Paul Cézanne was a French artist and Post-Impressionist painter whose work laid the foundations of the transition from the 19th-century conception of artistic endeavor to a new and radically different world of art in the 20th century. His unique method of building form with color and his analytical approach to nature influenced the art of Cubists, Fauves, and successive generations of avant-garde artists. Both Matisse and Picasso are said to have remarked that Cézanne "is the father of us all".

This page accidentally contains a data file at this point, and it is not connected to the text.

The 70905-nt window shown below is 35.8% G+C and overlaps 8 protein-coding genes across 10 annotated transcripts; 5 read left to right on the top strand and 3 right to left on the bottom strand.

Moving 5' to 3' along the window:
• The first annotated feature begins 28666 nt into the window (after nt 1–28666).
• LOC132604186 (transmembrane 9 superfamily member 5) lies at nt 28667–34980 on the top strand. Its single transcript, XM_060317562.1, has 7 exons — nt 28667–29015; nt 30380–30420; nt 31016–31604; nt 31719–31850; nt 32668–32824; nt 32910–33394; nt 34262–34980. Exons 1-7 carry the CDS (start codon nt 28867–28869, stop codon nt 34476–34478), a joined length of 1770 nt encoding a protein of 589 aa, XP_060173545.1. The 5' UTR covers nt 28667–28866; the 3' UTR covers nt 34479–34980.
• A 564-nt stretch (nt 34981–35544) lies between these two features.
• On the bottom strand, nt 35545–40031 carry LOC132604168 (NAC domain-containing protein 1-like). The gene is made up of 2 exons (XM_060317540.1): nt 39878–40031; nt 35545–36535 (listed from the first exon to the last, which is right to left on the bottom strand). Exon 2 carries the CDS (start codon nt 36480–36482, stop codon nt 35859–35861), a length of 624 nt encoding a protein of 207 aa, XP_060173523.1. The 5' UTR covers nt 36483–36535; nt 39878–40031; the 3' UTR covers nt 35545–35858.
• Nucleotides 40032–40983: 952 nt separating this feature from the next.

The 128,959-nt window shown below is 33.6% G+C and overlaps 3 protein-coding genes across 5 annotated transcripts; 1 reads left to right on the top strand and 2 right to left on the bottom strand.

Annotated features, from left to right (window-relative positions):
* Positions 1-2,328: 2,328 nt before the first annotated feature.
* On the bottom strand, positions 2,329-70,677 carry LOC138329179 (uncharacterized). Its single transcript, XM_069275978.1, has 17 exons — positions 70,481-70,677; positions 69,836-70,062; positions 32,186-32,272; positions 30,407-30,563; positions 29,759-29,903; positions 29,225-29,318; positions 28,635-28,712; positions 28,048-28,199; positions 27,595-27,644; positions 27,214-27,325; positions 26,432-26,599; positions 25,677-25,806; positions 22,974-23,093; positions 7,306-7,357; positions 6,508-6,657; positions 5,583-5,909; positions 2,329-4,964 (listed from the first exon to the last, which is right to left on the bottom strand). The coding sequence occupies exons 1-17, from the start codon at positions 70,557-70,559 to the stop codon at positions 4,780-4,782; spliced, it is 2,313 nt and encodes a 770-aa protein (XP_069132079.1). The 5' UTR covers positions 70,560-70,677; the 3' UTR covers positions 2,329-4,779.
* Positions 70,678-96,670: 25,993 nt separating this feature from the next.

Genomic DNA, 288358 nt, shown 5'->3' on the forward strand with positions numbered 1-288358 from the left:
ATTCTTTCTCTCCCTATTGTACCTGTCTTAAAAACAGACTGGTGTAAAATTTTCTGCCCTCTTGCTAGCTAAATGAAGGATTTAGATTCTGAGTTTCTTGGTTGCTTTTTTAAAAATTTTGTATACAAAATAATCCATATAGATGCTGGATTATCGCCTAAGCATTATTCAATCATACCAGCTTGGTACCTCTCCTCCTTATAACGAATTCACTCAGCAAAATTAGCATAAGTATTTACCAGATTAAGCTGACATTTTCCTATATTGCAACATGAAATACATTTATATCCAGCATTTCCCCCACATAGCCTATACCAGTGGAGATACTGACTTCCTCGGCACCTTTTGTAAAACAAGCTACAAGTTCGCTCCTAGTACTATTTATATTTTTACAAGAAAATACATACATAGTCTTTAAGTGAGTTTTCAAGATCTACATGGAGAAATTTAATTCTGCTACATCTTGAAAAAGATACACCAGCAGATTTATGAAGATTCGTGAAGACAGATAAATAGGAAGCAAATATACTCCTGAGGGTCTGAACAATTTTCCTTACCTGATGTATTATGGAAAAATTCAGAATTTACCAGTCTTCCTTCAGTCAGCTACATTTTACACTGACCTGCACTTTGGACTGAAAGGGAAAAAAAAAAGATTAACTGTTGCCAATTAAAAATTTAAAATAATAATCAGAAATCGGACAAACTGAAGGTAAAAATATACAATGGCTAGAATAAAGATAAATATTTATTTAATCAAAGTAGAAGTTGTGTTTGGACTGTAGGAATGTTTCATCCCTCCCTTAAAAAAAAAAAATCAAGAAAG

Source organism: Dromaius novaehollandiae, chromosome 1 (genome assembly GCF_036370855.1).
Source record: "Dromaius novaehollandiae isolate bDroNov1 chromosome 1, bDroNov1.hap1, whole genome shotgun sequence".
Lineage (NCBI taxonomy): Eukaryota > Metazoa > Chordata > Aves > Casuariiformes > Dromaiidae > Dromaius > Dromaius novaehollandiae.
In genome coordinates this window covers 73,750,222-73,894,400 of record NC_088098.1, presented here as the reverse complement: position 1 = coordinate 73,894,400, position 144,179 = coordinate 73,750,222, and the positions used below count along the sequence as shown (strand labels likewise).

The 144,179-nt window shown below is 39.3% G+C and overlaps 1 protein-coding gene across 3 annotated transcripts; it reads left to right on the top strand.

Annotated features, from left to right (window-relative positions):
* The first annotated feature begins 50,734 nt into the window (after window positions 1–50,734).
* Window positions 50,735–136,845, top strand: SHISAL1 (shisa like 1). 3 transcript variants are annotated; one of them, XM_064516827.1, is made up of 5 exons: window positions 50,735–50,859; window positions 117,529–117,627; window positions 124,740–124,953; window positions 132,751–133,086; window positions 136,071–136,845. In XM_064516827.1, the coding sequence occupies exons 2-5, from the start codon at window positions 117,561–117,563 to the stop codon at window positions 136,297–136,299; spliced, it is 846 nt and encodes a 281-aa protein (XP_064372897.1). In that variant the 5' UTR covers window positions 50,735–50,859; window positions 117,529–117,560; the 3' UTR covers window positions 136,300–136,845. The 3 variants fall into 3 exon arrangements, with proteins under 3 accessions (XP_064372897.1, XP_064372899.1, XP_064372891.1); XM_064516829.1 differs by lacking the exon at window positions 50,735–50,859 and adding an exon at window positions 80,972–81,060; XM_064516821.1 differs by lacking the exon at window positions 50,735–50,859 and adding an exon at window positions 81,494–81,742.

The composition of this Montagne Sainte-Victoire, in short, orderly brushstrokes, creates an impression of evanescence. While the rhythms were more pronounced and the colors more intense when Cézanne returned to this motif at the end of his life, this version, dating from around 1890, already tends toward geometrical schematization and a simplification of perspective. This gradual abandonment of depth is also manifest in the stylization of the trees, rendered in the fine, oblique lines Cezanne began using ten years earlier. The object of the representation gradually but serenely disappears into a fusion of technique and pictorial elements, leading to an autonomy of the painting while endowing this grandiose landscape with real sublimity.